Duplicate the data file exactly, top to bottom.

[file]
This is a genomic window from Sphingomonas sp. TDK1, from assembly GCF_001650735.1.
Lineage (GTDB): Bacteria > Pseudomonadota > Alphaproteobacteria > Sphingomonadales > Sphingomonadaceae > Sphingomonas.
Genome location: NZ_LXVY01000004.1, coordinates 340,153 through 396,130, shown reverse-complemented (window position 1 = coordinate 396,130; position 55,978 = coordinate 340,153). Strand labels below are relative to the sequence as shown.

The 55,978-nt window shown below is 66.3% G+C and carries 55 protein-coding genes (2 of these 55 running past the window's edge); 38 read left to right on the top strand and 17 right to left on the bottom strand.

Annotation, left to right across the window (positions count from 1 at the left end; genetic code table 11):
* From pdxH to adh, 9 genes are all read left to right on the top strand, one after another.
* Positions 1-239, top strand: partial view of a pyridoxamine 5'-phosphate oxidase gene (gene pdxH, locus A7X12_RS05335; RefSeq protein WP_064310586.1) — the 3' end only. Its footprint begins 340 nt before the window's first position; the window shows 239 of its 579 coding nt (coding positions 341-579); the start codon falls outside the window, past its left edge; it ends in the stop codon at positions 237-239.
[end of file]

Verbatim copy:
This is a genomic window from Sphingomonas sp. TDK1, from assembly GCF_001650735.1.
Lineage (GTDB): Bacteria > Pseudomonadota > Alphaproteobacteria > Sphingomonadales > Sphingomonadaceae > Sphingomonas.
Genome location: NZ_LXVY01000004.1, coordinates 340,153 through 396,130, shown reverse-complemented (window position 1 = coordinate 396,130; position 55,978 = coordinate 340,153). Strand labels below are relative to the sequence as shown.

The 55,978-nt window shown below is 66.3% G+C and carries 55 protein-coding genes (2 of these 55 running past the window's edge); 38 read left to right on the top strand and 17 right to left on the bottom strand.

Annotation, left to right across the window (positions count from 1 at the left end; genetic code table 11):
* From pdxH to adh, 9 genes are all read left to right on the top strand, one after another.
* Positions 1-239, top strand: partial view of a pyridoxamine 5'-phosphate oxidase gene (gene pdxH, locus A7X12_RS05335; RefSeq protein WP_064310586.1) — the 3' end only. Its footprint begins 340 nt before the window's first position; the window shows 239 of its 579 coding nt (coding positions 341-579); the start codon falls outside the window, past its left edge; it ends in the stop codon at positions 237-239.